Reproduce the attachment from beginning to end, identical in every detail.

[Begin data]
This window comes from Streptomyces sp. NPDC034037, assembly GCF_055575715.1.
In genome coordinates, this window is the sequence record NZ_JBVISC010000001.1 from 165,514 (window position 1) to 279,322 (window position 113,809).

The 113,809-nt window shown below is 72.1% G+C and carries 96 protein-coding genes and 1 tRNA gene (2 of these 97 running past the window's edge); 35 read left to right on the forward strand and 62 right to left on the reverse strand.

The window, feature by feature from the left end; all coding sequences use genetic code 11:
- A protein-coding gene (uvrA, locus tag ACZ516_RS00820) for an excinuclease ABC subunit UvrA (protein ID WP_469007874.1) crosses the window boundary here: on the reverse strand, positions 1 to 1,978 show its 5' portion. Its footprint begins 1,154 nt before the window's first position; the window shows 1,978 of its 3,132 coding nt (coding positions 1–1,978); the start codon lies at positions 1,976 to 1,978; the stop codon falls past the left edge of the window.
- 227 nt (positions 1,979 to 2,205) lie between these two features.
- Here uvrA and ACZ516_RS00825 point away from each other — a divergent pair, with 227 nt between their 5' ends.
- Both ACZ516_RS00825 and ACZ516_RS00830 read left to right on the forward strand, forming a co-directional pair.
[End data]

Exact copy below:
This window comes from Streptomyces sp. NPDC034037, assembly GCF_055575715.1.
In genome coordinates, this window is the sequence record NZ_JBVISC010000001.1 from 165,514 (window position 1) to 279,322 (window position 113,809).

The 113,809-nt window shown below is 72.1% G+C and carries 96 protein-coding genes and 1 tRNA gene (2 of these 97 running past the window's edge); 35 read left to right on the forward strand and 62 right to left on the reverse strand.

The window, feature by feature from the left end; all coding sequences use genetic code 11:
- A protein-coding gene (uvrA, locus tag ACZ516_RS00820) for an excinuclease ABC subunit UvrA (protein ID WP_469007874.1) crosses the window boundary here: on the reverse strand, positions 1 to 1,978 show its 5' portion. Its footprint begins 1,154 nt before the window's first position; the window shows 1,978 of its 3,132 coding nt (coding positions 1–1,978); the start codon lies at positions 1,976 to 1,978; the stop codon falls past the left edge of the window.
- 227 nt (positions 1,979 to 2,205) lie between these two features.
- Here uvrA and ACZ516_RS00825 point away from each other — a divergent pair, with 227 nt between their 5' ends.
- Both ACZ516_RS00825 and ACZ516_RS00830 read left to right on the forward strand, forming a co-directional pair.